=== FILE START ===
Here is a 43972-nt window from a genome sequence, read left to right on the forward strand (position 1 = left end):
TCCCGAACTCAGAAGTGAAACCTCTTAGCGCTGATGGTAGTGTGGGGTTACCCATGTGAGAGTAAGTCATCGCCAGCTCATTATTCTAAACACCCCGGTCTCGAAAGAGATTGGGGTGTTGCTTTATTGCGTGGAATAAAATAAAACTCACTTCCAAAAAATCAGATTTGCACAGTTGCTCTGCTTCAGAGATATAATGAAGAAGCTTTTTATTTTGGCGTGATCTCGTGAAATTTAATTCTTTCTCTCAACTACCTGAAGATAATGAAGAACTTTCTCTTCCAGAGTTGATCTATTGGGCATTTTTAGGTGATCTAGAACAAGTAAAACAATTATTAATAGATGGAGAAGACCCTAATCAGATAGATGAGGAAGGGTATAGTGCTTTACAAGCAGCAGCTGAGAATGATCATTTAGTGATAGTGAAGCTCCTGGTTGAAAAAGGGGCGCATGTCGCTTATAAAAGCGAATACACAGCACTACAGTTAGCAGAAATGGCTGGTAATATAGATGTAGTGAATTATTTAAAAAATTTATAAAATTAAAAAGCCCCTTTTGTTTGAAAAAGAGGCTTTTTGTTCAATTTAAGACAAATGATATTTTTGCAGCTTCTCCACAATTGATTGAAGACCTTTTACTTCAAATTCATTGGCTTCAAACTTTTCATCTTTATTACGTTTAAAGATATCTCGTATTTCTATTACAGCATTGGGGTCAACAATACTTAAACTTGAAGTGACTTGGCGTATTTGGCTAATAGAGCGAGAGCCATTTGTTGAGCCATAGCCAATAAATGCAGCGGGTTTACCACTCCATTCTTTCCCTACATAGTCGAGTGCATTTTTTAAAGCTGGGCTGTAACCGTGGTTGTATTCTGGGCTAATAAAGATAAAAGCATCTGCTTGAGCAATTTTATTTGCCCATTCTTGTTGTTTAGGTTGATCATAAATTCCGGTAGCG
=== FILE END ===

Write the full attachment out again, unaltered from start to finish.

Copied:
Here is a 43972-nt window from a genome sequence, read left to right on the forward strand (position 1 = left end):
TCCCGAACTCAGAAGTGAAACCTCTTAGCGCTGATGGTAGTGTGGGGTTACCCATGTGAGAGTAAGTCATCGCCAGCTCATTATTCTAAACACCCCGGTCTCGAAAGAGATTGGGGTGTTGCTTTATTGCGTGGAATAAAATAAAACTCACTTCCAAAAAATCAGATTTGCACAGTTGCTCTGCTTCAGAGATATAATGAAGAAGCTTTTTATTTTGGCGTGATCTCGTGAAATTTAATTCTTTCTCTCAACTACCTGAAGATAATGAAGAACTTTCTCTTCCAGAGTTGATCTATTGGGCATTTTTAGGTGATCTAGAACAAGTAAAACAATTATTAATAGATGGAGAAGACCCTAATCAGATAGATGAGGAAGGGTATAGTGCTTTACAAGCAGCAGCTGAGAATGATCATTTAGTGATAGTGAAGCTCCTGGTTGAAAAAGGGGCGCATGTCGCTTATAAAAGCGAATACACAGCACTACAGTTAGCAGAAATGGCTGGTAATATAGATGTAGTGAATTATTTAAAAAATTTATAAAATTAAAAAGCCCCTTTTGTTTGAAAAAGAGGCTTTTTGTTCAATTTAAGACAAATGATATTTTTGCAGCTTCTCCACAATTGATTGAAGACCTTTTACTTCAAATTCATTGGCTTCAAACTTTTCATCTTTATTACGTTTAAAGATATCTCGTATTTCTATTACAGCATTGGGGTCAACAATACTTAAACTTGAAGTGACTTGGCGTATTTGGCTAATAGAGCGAGAGCCATTTGTTGAGCCATAGCCAATAAATGCAGCGGGTTTACCACTCCATTCTTTCCCTACATAGTCGAGTGCATTTTTTAAAGCTGGGCTGTAACCGTGGTTGTATTCTGGGCTAATAAAGATAAAAGCATCTGCTTGAGCAATTTTATTTGCCCATTCTTGTTGTTTAGGTTGATCATAAATTCCGGTAGCG